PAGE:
Engaging Employees in Engagement

By now we have all heard about employee engagement, the emotional connection an individual has to the organization, related to their level of loyalty and their willingness to go above and beyond what is expected of them. We know that organizations want a highly engaged workforce and we know the many reasons that we want it. Engagement research shows time and time again the relationship between a highly engaged workforce and company profitability, growth, and customer satisfaction, just to name a few.

Over time, our research has also identified several key drivers of engagement that help us understand engagement and how to create an environment in which it can thrive. These drivers address an employee’s sense of value, recognition, potential growth, and faith in leadership. With an understanding of why engagement matters and insights into the keys that unlock this connection, many organizations have an increasing focus on driving employee engagement to increase organizational effectiveness.

In my work with organizations that seek to measure and improve their employees’ levels of engagement, I spend a significant amount of time helping to interpret their employee survey results and guide them in taking actions with the greatest potential for achieving their goals. Sharing these results and action plans with employees is another key step in the process s. It is through these more frequent interactions with employees that I’ve recently realized an aspect of employee engagement that can and should receive more focus, time, and attention – getting employees more engaged with engagement.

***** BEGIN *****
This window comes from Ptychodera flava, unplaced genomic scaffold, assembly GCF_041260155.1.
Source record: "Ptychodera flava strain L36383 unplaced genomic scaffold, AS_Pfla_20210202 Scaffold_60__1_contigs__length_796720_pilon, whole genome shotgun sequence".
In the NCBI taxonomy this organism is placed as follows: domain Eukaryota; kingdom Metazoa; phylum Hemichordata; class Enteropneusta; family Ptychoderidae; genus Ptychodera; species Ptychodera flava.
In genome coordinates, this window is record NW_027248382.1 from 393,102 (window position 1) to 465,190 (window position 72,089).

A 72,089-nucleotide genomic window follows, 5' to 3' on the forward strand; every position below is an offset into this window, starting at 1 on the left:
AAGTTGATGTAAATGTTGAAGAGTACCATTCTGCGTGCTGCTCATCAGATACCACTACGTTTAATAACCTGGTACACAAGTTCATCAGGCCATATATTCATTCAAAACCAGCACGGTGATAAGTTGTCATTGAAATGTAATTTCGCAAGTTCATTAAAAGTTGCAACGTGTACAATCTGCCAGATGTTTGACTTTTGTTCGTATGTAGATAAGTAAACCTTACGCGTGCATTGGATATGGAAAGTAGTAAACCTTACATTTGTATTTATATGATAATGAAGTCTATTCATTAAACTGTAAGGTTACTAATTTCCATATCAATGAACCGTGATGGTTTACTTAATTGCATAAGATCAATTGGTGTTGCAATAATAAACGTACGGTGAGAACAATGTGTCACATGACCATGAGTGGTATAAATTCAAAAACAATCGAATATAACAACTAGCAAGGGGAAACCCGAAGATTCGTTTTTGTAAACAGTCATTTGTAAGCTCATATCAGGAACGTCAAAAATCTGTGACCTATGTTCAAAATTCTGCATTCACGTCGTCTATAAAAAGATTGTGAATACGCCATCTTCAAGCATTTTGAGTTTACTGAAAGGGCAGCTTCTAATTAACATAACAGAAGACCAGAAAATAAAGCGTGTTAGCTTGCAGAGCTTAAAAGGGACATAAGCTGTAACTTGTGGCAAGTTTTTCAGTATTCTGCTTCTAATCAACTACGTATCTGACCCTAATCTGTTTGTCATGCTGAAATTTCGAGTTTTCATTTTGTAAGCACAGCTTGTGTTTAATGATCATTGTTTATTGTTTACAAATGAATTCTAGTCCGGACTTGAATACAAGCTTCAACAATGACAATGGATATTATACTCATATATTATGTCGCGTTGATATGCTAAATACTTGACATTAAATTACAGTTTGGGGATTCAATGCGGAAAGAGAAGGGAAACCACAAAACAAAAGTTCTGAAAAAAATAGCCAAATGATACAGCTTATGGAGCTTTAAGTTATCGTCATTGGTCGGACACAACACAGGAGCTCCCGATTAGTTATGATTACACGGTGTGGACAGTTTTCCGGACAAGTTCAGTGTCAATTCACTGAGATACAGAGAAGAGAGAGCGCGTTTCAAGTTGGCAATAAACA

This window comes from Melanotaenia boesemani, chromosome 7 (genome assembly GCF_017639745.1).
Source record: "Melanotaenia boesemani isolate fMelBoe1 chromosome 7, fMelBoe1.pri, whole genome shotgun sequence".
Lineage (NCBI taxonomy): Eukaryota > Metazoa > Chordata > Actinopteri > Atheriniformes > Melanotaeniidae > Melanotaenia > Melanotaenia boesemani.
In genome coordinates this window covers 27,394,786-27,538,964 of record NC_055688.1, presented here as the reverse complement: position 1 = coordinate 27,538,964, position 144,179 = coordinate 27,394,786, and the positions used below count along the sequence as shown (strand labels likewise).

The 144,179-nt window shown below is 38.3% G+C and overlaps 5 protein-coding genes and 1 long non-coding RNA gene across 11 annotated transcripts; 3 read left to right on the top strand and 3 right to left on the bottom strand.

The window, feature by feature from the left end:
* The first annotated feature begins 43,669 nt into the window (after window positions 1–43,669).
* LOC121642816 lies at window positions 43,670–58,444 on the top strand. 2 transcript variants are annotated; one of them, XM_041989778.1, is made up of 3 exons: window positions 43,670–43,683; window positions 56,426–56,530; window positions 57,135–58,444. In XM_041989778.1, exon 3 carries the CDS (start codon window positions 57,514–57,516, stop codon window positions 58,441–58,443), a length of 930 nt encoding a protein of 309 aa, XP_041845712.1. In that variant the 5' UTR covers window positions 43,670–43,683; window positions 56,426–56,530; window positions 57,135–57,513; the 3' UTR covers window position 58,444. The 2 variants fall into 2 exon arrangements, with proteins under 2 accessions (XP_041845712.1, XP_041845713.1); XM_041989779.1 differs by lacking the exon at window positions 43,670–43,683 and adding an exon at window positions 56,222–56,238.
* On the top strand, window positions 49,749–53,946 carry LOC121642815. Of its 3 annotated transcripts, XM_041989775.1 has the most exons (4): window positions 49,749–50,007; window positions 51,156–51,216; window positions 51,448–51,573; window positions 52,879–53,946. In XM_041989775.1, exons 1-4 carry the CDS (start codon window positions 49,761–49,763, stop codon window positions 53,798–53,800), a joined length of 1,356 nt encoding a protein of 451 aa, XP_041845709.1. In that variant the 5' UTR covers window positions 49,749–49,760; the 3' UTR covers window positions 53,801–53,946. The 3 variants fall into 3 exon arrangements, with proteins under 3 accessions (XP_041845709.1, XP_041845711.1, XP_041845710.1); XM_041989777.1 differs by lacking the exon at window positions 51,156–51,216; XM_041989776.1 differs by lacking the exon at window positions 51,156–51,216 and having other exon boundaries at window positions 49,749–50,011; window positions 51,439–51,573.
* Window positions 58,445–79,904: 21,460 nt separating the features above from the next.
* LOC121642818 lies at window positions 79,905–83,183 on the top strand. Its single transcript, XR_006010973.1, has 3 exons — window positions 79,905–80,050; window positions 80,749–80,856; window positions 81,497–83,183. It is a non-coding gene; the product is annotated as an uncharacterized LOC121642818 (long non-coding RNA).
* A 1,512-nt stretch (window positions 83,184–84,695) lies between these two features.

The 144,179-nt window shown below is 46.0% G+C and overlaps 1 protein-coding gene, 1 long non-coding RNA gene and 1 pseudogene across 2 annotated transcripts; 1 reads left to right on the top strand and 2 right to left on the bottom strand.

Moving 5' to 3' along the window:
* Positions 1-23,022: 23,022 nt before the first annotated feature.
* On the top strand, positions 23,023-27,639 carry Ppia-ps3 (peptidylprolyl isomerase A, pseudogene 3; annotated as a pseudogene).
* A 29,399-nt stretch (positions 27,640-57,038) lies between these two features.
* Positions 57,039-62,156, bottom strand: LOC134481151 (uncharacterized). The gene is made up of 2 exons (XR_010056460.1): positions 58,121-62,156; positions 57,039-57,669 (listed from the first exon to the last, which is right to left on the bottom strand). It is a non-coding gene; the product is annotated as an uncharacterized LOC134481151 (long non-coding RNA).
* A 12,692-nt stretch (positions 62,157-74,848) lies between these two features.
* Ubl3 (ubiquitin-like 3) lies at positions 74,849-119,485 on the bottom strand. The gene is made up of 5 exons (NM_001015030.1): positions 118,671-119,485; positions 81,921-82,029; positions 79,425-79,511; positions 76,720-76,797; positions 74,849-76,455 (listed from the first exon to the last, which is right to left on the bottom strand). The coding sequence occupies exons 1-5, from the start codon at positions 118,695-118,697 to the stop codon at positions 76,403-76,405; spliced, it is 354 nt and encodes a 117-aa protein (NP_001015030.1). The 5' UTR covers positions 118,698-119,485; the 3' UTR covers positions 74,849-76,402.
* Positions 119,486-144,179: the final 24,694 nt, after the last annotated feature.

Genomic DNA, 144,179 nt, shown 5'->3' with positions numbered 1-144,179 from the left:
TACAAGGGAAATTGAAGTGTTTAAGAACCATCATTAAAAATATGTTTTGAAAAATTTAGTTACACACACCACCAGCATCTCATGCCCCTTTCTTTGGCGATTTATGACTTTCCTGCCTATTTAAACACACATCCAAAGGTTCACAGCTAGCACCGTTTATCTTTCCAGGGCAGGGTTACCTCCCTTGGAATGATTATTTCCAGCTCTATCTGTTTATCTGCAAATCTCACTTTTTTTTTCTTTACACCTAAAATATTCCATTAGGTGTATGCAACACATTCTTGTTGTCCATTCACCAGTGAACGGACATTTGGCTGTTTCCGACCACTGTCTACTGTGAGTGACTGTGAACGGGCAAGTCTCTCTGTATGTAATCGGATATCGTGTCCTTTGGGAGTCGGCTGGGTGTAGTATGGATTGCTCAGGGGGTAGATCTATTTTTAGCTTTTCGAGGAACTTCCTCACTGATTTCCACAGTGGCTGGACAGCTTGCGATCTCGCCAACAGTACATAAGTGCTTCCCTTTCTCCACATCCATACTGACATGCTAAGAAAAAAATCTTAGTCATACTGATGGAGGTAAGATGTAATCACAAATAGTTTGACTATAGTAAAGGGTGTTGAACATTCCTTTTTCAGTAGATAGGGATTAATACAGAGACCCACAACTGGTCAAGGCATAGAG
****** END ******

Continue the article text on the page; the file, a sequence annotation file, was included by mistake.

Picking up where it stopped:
Routinely we work with organizational leaders and HR teams to assess and drive engagement. I’ve realized recently that often our approach in driving engagement tends to be fairly one-sided. Leaders ask, “How do we improve engagement?” and “What steps can we take to increase the number of highly engaged employees?” Less frequently, if at all, do we spend time exploring what role employees play in increasing their own engagement. By definition, it is their emotional connection, their sense of value, their commitment and buy-in that drive engagement. There is much that organizations can and should do to create an engaging environment, but what can employees do?

Recently an employee asked me, “What can I do to improve engagement?” My response to her was that employees can ask themselves what they believe their current engagement level to be, how they rated key survey items related to engagement, and what they can do to positively impact their experience in these areas. For example, if their supervisor is not providing regular feedback or career guidance, perhaps they can proactively solicit it. While leaders within the organization have ownership of creating an engaging work environment, employees can also be empowered to participate in creating a rewarding work experience.

Which brings me to my final thought on this topic, how we communicate with employees about engagement. After leading many employee meetings to share survey results, I found that the tone and message of those discussions tend to have the same approach as the feedback we share with organizational leadership, that same one-sided perspective. While the data doesn’t change, making it meaningful and impactful may require a different approach. Employees should hear why high levels of engagement are the most desired outcome for them as well as for the organization. Highly engaged employees benefit the organization in many tangible ways. Let’s highlight to employees why being highly engaged benefits them, too. Highly-engaged employees give more because they get more from the experience. Their passion and commitment are driven by a highly rewarding experience. When we talk about engagement with employees, let’s focus on why the organization wants them to get the most out of their work experiences, to find their job highly fulfilling because it benefits each of them as well as the business, demonstrating that the organization cares about them in this process too. Let’s get employees more engaged in engagement.

by Suzanne D. Logan
Vice President, HumanR, Inc.

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